Toyota Motor Corp. doesn't want its dealers going through 2019 with a pessimistic view of the market, even though most analysts are forecasting lower U.S. sales. Most also expected a drop in 2018, yet the final numbers showed that automakers sold 0.4 percent more vehicles than in the previous year.
"I don't understand why anybody is predicting the industry to decrease this year," Toyota Division General Manager Jack Hollis told Automotive News.
He noted that economic tailwinds remain strong. Still, he stopped short of predicting an increase.
"I'm not going to make a case either way," Hollis said. "I'm just saying, let's don't talk ourselves into a decrease."
Hollis used that upbeat attitude to frame the automaker's NADA Show make meeting, where he promised U.S. dealers new products — including hot utilities such as a redesigned three-row Highlander coming this year — as it tries to remain the nation's top-selling retail brand.
Hollis told dealers the brand intends to introduce 19 new, redesigned or freshened vehicles over the next three years. That includes the Supra and a Corolla and Corolla hybrid sedan this year.
Toyota remains committed sedans, even as rivals such as Ford Motor Co. and General Motors abandon them or pare back, Hollis said. That will be a competitive advantage for retailers, especially as Toyota and its dealers expect their popular Tacoma midsize pickup to lose market share to two new segment entries, the Ford Ranger and Jeep Gladiator, he said.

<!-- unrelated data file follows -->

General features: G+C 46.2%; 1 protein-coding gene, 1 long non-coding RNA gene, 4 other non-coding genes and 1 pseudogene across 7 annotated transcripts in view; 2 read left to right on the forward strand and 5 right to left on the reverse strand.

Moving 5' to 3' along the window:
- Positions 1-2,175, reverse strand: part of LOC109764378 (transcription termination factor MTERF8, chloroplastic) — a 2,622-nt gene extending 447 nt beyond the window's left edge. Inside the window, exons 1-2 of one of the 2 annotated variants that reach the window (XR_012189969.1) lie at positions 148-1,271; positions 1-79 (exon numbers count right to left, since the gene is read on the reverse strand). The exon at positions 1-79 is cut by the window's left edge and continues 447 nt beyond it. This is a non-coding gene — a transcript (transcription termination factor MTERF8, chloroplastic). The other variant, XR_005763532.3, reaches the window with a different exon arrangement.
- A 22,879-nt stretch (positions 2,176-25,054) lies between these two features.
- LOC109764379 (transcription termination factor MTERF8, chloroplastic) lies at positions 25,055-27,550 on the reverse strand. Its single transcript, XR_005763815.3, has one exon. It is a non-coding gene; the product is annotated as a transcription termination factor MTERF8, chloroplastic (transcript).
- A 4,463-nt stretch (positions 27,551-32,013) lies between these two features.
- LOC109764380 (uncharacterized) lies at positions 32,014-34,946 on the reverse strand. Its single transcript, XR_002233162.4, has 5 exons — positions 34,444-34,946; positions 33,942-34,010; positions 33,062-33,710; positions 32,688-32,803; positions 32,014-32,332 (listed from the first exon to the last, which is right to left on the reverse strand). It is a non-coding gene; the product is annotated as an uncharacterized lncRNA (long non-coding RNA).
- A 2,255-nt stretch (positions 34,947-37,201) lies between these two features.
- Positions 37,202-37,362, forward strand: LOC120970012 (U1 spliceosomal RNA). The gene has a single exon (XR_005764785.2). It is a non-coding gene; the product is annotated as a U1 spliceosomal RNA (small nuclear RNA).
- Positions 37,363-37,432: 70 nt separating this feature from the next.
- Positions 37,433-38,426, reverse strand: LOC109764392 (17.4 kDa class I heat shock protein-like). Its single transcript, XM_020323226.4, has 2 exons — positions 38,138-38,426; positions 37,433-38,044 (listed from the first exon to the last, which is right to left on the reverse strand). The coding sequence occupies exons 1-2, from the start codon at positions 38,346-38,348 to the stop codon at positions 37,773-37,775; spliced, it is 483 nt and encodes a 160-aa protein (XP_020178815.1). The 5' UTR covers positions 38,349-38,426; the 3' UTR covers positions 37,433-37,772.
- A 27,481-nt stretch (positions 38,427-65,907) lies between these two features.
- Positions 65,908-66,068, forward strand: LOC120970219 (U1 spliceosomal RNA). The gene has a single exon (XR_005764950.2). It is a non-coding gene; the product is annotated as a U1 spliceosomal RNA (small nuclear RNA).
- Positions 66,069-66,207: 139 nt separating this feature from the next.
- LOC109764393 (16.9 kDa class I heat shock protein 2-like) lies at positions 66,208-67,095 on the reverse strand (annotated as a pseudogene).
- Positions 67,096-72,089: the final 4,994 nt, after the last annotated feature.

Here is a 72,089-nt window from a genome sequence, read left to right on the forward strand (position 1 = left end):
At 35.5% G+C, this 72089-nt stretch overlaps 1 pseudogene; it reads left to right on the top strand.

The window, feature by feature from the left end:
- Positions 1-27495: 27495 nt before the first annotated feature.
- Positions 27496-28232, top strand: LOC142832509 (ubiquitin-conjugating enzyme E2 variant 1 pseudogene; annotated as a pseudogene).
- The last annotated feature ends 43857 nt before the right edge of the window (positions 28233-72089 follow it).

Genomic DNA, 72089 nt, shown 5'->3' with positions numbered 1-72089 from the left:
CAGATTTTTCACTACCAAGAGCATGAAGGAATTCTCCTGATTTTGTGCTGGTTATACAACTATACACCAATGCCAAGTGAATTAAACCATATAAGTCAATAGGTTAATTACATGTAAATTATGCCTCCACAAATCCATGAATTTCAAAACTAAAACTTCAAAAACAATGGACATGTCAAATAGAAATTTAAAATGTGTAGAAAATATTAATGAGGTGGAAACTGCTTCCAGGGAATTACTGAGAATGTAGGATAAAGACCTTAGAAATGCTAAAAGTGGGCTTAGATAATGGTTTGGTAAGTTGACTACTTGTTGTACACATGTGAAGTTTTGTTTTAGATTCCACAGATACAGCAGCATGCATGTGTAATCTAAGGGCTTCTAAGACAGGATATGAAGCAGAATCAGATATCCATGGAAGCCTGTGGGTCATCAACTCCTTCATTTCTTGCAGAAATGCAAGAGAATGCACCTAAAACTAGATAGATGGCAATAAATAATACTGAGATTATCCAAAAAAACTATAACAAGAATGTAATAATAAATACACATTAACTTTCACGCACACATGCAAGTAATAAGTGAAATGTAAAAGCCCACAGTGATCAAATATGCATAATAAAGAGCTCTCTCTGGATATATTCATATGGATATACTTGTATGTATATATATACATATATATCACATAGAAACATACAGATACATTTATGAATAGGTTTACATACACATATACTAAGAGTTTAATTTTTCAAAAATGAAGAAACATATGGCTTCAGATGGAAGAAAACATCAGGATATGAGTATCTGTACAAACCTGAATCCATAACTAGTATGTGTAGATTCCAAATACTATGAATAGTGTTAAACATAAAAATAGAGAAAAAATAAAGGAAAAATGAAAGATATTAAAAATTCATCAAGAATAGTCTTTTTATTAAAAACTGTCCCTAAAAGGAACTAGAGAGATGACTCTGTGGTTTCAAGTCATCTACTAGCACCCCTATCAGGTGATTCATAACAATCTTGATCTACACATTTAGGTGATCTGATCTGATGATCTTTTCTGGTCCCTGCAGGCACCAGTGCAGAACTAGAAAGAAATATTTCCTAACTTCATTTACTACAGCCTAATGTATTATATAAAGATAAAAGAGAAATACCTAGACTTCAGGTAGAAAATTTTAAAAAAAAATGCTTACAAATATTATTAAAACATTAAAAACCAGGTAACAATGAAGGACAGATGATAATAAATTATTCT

"We're still committed to being a full-line manufacturer," Hollis told Automotive News.
The brand seeks to improve dealership profitability, which Hollis described as roughly even last year compared with 2017. Still, when the numbers are finalized, 2018 will end up being one of the brand's top five years for dealership profitability, he said.
Hollis detailed hybrids on the horizon but noted that Toyota is holding off on offering full-electric vehicles until there's a better business case.
"The equations around electric aren't making money," he said.
As is typical for Toyota, the meeting was a pleasant one and ended 20 minutes early.
"They're on top of things in terms of the product mix," said Stephen Wade, owner of Stephen Wade Toyota in St. George, Utah. "Day in and day out, they score really well with us."